Yedisan

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Map of Yedisan published in Vienna c 1790

In the 17th and 18th centuries, Yedisan (also Jedisan or Edisan) was the western part of the Wild Fields that sprawled to the north of the Black Sea between the Dniester and Dnieper rivers. It was east of Budjak and Bessarabia, south of Podolia and Zaporizhia, and west of Taurida. Since the mid-20th century, the territory has been divided between southwestern Ukraine and southeastern Moldova (southern Transnistria).

The region is named for the Yedisan sept of the Nogai Horde. It was also referred to as Nogai Tartary or West Nogai,[citation needed] as the Yedisans were Nogai Tatars living in the west of Little Tartary. "Yedisan" is Turkic for "Seven Titles", doubtless the sept was made up of seven subgroups. Yedisan was also sometimes referred to as Ochakov Tartary after Ochakov (Ochakiv), the main fortress of the region. Names for the region in different language include: Ukrainian: Єдісан [Yedisan]; Russian: Едисан [Yedisan]; Romanian: Edisan; Crimean Tatar and Turkish: Yedisan; German: Jedisan; Polish: Jedysan.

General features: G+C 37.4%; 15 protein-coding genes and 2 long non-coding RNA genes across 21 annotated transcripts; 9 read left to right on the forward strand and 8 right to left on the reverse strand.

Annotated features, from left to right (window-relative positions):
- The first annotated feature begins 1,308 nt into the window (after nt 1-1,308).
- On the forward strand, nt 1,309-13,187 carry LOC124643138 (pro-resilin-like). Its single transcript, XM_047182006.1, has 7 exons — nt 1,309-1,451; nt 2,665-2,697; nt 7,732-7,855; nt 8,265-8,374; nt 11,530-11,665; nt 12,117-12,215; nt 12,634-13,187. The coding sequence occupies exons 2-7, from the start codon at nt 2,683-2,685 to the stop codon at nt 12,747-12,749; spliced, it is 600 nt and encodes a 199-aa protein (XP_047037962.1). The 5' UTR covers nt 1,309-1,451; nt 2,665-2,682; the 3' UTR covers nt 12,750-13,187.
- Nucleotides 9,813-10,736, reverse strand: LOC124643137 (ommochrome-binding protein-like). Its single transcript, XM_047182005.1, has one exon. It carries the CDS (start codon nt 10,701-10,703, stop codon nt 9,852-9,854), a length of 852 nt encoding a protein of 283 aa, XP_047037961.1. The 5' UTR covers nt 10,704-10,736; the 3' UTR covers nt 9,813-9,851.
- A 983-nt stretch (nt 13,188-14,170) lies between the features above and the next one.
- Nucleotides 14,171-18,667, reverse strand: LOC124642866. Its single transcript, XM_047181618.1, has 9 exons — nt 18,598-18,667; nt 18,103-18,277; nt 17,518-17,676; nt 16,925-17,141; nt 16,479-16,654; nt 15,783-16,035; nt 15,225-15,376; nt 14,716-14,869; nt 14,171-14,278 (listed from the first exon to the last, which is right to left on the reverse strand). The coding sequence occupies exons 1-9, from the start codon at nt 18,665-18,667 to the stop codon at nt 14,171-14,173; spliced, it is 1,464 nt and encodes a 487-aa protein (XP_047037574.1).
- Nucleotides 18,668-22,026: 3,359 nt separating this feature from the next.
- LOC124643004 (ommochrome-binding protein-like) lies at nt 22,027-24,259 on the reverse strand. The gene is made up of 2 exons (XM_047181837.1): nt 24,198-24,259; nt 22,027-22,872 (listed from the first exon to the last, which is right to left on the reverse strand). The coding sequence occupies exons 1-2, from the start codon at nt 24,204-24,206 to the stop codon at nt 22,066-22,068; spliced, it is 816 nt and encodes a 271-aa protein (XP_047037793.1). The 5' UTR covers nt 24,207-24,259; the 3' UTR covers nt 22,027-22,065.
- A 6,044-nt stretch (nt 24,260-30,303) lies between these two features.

In the early medieval period, Yedisan was home to Ulichs, Pechenegs, and later Cumans (Polovtsians). Following the Mongol invasions of the thirteenth century it was under control of the Khanate of the Golden Horde. In the fifteenth century it fell to the Grand Duchy of Lithuania (when it was known as Dykra) then later to the Ottoman Empire’s vassal state, the Crimean Khanate. The nomadic Nogais began to inhabit the region after being forced first from Central Asia to the Kuban region. From there, one of the hordes moved westward after 1724 and gave its name to Yedisan, although Yedisan is anachronistically marked as such before the arrival of the Nogais on many contemporary historical maps.

The area at times was incorporated into the Ottoman administrative structure as part of Silistra (Özi) Eyalet with the fortresses of Khadjibey (Odessa) and Özi (Ochakiv) as major centers. It was also part of a larger nomadic conflict between the Nogais who were clients of the Ottoman Porte and the Russian-sponsored Zaporizhian Cossacks. In the late 18th century, Imperial Russia under Catherine the Great began to expand into the area. As a result of the Russo-Turkish War of 1768-1774, the Ottomans ceded to Russia the region east of the Southern Bug.

Through the 1792 Treaty of Jassy (Iaşi) which concluded the Russo-Turkish War of 1787-1792, the Russian frontier was extended to the Dniester River and the takeover of Yedisan was complete. Following the Russian takeover, the city of Odessa was founded in 1794 and the area was settled as part of New Russia by Moldavian, Russian and Ukrainian colonists along with a significant German element. The area came to form parts of the Kherson Governorate and is now part of the Ukrainian Odessa and Mykolaiv oblasts.

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